In late June 1999, representatives from the Secure Digital Music Initiative (SDMI) - comprising more than 100 companies from the music, consumer electronics and information technology industries - announced that they had reached a consensus on specifications for new portable music players. that they hope will limit digital music consumers to two options in the not too distant future:
The proposed Version 1.0 Specification provides for a two-phase system - Phase I and Phase II. Phase I commences with the adoption of the SDMI Specification and ends when Phase II begins. Phase II begins when a screening technology is available to identify pirated songs from "new music releases" and refuse playback.
During Phase I, SDMI compliant portable devices may accept music in all current formats, whether protected or unprotected. In late 1999 or early 2000, record companies are expected to start imprinting CD content with a so-called digital "watermark" that will secure music against illegal copying. Thus, in Phase II, consumers wishing to download new music releases that include new SDMI technology will be prompted to upgrade their Phase I device to Phase II in order to play or copy that music. As an incentive to upgrade - with music now secured against casual pirating - music companies may finally be ready to put their music libraries on-line.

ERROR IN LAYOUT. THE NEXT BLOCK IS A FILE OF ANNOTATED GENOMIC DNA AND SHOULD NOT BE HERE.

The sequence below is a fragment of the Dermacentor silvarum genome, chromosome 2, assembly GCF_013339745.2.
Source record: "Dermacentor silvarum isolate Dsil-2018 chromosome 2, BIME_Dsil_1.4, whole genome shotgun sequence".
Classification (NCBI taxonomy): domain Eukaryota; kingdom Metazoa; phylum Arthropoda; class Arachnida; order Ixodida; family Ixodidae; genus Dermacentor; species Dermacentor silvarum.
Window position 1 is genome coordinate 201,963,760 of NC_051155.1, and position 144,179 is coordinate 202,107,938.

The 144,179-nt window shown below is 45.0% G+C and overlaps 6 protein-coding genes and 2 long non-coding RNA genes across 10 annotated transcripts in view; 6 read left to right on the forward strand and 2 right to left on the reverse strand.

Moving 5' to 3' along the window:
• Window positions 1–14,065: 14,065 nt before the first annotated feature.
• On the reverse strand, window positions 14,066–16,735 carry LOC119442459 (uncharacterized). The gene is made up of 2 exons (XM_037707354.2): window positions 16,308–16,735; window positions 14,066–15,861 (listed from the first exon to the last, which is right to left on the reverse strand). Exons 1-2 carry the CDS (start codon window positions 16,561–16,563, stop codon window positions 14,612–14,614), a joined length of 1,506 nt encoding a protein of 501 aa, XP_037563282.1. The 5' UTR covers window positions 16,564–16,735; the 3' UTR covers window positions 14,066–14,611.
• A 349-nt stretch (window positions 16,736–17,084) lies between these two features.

The new proposals' impact on MP3 is far less than it might have been. The so-called Big 5 - Sony Music Entertainment, EMI Recorded Music, Universal Music Group, BMG Entertainment and Warner Music Group - had initially advocated making SDMI-compliant players incompatible with MP3 files. However, in the event they have agreed to a security scheme that is backwards-compatible with the "free" MP3 format and in both Phase I and Phase II, consumers will be able to rip songs from their CDs and download unprotected music, just as they do now.